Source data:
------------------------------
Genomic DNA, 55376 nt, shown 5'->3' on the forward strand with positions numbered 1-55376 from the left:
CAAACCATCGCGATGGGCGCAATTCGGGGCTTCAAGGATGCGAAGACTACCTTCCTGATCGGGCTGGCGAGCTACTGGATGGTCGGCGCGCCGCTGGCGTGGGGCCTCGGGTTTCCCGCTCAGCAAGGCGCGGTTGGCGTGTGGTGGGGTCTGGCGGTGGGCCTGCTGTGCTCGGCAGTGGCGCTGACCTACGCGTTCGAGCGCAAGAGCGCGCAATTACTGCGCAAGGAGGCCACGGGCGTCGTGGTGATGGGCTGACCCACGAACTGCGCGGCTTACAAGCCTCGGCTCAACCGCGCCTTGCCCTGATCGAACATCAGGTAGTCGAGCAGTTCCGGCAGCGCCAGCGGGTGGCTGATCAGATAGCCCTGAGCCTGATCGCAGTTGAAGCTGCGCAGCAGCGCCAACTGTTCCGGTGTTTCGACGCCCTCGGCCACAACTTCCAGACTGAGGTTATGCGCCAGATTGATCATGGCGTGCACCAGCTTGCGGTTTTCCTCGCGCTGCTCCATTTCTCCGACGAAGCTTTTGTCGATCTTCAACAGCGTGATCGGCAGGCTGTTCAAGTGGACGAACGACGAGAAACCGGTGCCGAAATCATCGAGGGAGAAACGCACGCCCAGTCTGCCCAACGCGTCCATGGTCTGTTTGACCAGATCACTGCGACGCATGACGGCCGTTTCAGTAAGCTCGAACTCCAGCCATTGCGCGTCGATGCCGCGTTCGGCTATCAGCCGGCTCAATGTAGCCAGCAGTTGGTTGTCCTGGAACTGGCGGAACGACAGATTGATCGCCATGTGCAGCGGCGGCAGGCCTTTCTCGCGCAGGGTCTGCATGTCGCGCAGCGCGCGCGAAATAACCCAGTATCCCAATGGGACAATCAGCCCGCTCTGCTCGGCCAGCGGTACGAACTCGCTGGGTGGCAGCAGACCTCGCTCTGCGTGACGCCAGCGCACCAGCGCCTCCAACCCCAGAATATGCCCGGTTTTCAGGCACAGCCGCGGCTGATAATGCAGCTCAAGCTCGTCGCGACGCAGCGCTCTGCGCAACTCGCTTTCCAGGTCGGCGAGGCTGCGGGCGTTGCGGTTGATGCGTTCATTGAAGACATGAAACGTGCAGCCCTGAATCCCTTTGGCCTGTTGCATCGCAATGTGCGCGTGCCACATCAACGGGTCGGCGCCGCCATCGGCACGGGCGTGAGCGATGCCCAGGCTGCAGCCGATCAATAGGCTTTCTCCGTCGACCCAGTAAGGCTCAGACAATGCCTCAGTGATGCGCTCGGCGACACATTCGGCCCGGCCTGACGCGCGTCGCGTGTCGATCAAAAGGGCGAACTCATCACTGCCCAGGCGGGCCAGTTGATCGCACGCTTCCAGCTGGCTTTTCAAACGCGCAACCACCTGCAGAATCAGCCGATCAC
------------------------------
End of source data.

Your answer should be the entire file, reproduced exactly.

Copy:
Genomic DNA, 55376 nt, shown 5'->3' on the forward strand with positions numbered 1-55376 from the left:
CAAACCATCGCGATGGGCGCAATTCGGGGCTTCAAGGATGCGAAGACTACCTTCCTGATCGGGCTGGCGAGCTACTGGATGGTCGGCGCGCCGCTGGCGTGGGGCCTCGGGTTTCCCGCTCAGCAAGGCGCGGTTGGCGTGTGGTGGGGTCTGGCGGTGGGCCTGCTGTGCTCGGCAGTGGCGCTGACCTACGCGTTCGAGCGCAAGAGCGCGCAATTACTGCGCAAGGAGGCCACGGGCGTCGTGGTGATGGGCTGACCCACGAACTGCGCGGCTTACAAGCCTCGGCTCAACCGCGCCTTGCCCTGATCGAACATCAGGTAGTCGAGCAGTTCCGGCAGCGCCAGCGGGTGGCTGATCAGATAGCCCTGAGCCTGATCGCAGTTGAAGCTGCGCAGCAGCGCCAACTGTTCCGGTGTTTCGACGCCCTCGGCCACAACTTCCAGACTGAGGTTATGCGCCAGATTGATCATGGCGTGCACCAGCTTGCGGTTTTCCTCGCGCTGCTCCATTTCTCCGACGAAGCTTTTGTCGATCTTCAACAGCGTGATCGGCAGGCTGTTCAAGTGGACGAACGACGAGAAACCGGTGCCGAAATCATCGAGGGAGAAACGCACGCCCAGTCTGCCCAACGCGTCCATGGTCTGTTTGACCAGATCACTGCGACGCATGACGGCCGTTTCAGTAAGCTCGAACTCCAGCCATTGCGCGTCGATGCCGCGTTCGGCTATCAGCCGGCTCAATGTAGCCAGCAGTTGGTTGTCCTGGAACTGGCGGAACGACAGATTGATCGCCATGTGCAGCGGCGGCAGGCCTTTCTCGCGCAGGGTCTGCATGTCGCGCAGCGCGCGCGAAATAACCCAGTATCCCAATGGGACAATCAGCCCGCTCTGCTCGGCCAGCGGTACGAACTCGCTGGGTGGCAGCAGACCTCGCTCTGCGTGACGCCAGCGCACCAGCGCCTCCAACCCCAGAATATGCCCGGTTTTCAGGCACAGCCGCGGCTGATAATGCAGCTCAAGCTCGTCGCGACGCAGCGCTCTGCGCAACTCGCTTTCCAGGTCGGCGAGGCTGCGGGCGTTGCGGTTGATGCGTTCATTGAAGACATGAAACGTGCAGCCCTGAATCCCTTTGGCCTGTTGCATCGCAATGTGCGCGTGCCACATCAACGGGTCGGCGCCGCCATCGGCACGGGCGTGAGCGATGCCCAGGCTGCAGCCGATCAATAGGCTTTCTCCGTCGACCCAGTAAGGCTCAGACAATGCCTCAGTGATGCGCTCGGCGACACATTCGGCCCGGCCTGACGCGCGTCGCGTGTCGATCAAAAGGGCGAACTCATCACTGCCCAGGCGGGCCAGTTGATCGCACGCTTCCAGCTGGCTTTTCAAACGCGCAACCACCTGCAGAATCAGCCGATCAC